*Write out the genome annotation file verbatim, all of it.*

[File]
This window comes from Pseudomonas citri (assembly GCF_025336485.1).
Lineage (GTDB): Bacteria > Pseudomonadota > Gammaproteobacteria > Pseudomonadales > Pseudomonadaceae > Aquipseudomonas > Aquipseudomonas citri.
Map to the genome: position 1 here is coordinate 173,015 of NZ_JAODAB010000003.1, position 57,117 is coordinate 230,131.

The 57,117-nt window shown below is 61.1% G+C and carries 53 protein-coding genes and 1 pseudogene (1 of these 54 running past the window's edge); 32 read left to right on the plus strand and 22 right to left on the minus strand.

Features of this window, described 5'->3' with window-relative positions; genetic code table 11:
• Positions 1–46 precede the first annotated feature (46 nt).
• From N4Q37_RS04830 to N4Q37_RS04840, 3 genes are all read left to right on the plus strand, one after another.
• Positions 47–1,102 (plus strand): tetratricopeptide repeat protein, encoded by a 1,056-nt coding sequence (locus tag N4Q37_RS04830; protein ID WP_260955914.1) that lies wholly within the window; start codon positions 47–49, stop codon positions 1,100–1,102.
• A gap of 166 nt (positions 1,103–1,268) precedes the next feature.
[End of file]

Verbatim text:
This window comes from Pseudomonas citri (assembly GCF_025336485.1).
Lineage (GTDB): Bacteria > Pseudomonadota > Gammaproteobacteria > Pseudomonadales > Pseudomonadaceae > Aquipseudomonas > Aquipseudomonas citri.
Map to the genome: position 1 here is coordinate 173,015 of NZ_JAODAB010000003.1, position 57,117 is coordinate 230,131.

The 57,117-nt window shown below is 61.1% G+C and carries 53 protein-coding genes and 1 pseudogene (1 of these 54 running past the window's edge); 32 read left to right on the plus strand and 22 right to left on the minus strand.

Features of this window, described 5'->3' with window-relative positions; genetic code table 11:
• Positions 1–46 precede the first annotated feature (46 nt).
• From N4Q37_RS04830 to N4Q37_RS04840, 3 genes are all read left to right on the plus strand, one after another.
• Positions 47–1,102 (plus strand): tetratricopeptide repeat protein, encoded by a 1,056-nt coding sequence (locus tag N4Q37_RS04830; protein ID WP_260955914.1) that lies wholly within the window; start codon positions 47–49, stop codon positions 1,100–1,102.
• A gap of 166 nt (positions 1,103–1,268) precedes the next feature.